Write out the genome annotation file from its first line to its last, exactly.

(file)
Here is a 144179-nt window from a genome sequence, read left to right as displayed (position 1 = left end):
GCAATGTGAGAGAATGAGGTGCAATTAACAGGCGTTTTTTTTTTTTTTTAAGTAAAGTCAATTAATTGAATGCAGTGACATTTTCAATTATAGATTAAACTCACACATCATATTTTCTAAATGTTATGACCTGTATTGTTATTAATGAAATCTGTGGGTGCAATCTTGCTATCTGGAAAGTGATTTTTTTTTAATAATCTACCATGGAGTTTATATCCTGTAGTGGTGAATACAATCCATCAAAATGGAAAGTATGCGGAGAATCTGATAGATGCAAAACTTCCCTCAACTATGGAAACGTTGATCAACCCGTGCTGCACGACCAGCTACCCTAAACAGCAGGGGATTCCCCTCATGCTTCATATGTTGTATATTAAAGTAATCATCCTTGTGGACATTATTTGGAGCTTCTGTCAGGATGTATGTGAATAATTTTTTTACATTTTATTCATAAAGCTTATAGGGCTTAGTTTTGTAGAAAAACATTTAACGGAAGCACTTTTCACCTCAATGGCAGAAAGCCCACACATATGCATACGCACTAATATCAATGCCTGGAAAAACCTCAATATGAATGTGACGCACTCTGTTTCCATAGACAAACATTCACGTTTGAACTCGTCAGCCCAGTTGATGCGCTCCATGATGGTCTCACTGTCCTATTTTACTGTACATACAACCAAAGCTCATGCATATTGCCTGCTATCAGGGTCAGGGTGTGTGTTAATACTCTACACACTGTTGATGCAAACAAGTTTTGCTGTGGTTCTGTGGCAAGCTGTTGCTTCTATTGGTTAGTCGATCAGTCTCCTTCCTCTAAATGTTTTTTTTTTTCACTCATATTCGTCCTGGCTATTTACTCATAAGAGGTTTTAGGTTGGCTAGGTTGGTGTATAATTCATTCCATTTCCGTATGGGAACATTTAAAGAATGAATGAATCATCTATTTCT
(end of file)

Here is a 144179-nt window from a genome sequence, read left to right as displayed (position 1 = left end):
GCAATGTGAGAGAATGAGGTGCAATTAACAGGCGTTTTTTTTTTTTTTTAAGTAAAGTCAATTAATTGAATGCAGTGACATTTTCAATTATAGATTAAACTCACACATCATATTTTCTAAATGTTATGACCTGTATTGTTATTAATGAAATCTGTGGGTGCAATCTTGCTATCTGGAAAGTGATTTTTTTTTAATAATCTACCATGGAGTTTATATCCTGTAGTGGTGAATACAATCCATCAAAATGGAAAGTATGCGGAGAATCTGATAGATGCAAAACTTCCCTCAACTATGGAAACGTTGATCAACCCGTGCTGCACGACCAGCTACCCTAAACAGCAGGGGATTCCCCTCATGCTTCATATGTTGTATATTAAAGTAATCATCCTTGTGGACATTATTTGGAGCTTCTGTCAGGATGTATGTGAATAATTTTTTTACATTTTATTCATAAAGCTTATAGGGCTTAGTTTTGTAGAAAAACATTTAACGGAAGCACTTTTCACCTCAATGGCAGAAAGCCCACACATATGCATACGCACTAATATCAATGCCTGGAAAAACCTCAATATGAATGTGACGCACTCTGTTTCCATAGACAAACATTCACGTTTGAACTCGTCAGCCCAGTTGATGCGCTCCATGATGGTCTCACTGTCCTATTTTACTGTACATACAACCAAAGCTCATGCATATTGCCTGCTATCAGGGTCAGGGTGTGTGTTAATACTCTACACACTGTTGATGCAAACAAGTTTTGCTGTGGTTCTGTGGCAAGCTGTTGCTTCTATTGGTTAGTCGATCAGTCTCCTTCCTCTAAATGTTTTTTTTTTTCACTCATATTCGTCCTGGCTATTTACTCATAAGAGGTTTTAGGTTGGCTAGGTTGGTGTATAATTCATTCCATTTCCGTATGGGAACATTTAAAGAATGAATGAATCATCTATTTCT